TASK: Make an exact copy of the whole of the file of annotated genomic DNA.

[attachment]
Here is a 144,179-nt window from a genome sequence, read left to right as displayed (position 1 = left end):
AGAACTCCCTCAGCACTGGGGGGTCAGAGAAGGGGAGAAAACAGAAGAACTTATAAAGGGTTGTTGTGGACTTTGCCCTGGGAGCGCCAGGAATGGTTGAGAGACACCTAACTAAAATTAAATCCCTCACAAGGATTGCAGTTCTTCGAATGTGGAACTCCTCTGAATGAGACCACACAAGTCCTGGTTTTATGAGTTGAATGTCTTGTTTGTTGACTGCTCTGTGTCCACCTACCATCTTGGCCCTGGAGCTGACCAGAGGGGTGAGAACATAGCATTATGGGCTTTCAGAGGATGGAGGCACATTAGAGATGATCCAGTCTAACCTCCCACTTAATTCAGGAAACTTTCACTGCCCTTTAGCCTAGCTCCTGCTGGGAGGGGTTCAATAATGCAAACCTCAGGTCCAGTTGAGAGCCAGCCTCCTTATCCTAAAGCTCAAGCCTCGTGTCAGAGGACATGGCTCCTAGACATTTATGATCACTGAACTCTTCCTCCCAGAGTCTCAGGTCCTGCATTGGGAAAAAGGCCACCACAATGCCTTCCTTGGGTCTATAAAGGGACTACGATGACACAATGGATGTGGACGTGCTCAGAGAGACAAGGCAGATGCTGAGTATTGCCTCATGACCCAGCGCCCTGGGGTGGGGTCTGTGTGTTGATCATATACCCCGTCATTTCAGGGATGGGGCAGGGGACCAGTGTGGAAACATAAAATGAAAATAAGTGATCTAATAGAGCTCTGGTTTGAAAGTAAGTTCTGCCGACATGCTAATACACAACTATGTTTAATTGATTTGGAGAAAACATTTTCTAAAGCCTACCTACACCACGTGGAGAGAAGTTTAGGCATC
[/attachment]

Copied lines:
Here is a 144,179-nt window from a genome sequence, read left to right as displayed (position 1 = left end):
AGAACTCCCTCAGCACTGGGGGGTCAGAGAAGGGGAGAAAACAGAAGAACTTATAAAGGGTTGTTGTGGACTTTGCCCTGGGAGCGCCAGGAATGGTTGAGAGACACCTAACTAAAATTAAATCCCTCACAAGGATTGCAGTTCTTCGAATGTGGAACTCCTCTGAATGAGACCACACAAGTCCTGGTTTTATGAGTTGAATGTCTTGTTTGTTGACTGCTCTGTGTCCACCTACCATCTTGGCCCTGGAGCTGACCAGAGGGGTGAGAACATAGCATTATGGGCTTTCAGAGGATGGAGGCACATTAGAGATGATCCAGTCTAACCTCCCACTTAATTCAGGAAACTTTCACTGCCCTTTAGCCTAGCTCCTGCTGGGAGGGGTTCAATAATGCAAACCTCAGGTCCAGTTGAGAGCCAGCCTCCTTATCCTAAAGCTCAAGCCTCGTGTCAGAGGACATGGCTCCTAGACATTTATGATCACTGAACTCTTCCTCCCAGAGTCTCAGGTCCTGCATTGGGAAAAAGGCCACCACAATGCCTTCCTTGGGTCTATAAAGGGACTACGATGACACAATGGATGTGGACGTGCTCAGAGAGACAAGGCAGATGCTGAGTATTGCCTCATGACCCAGCGCCCTGGGGTGGGGTCTGTGTGTTGATCATATACCCCGTCATTTCAGGGATGGGGCAGGGGACCAGTGTGGAAACATAAAATGAAAATAAGTGATCTAATAGAGCTCTGGTTTGAAAGTAAGTTCTGCCGACATGCTAATACACAACTATGTTTAATTGATTTGGAGAAAACATTTTCTAAAGCCTACCTACACCACGTGGAGAGAAGTTTAGGCATC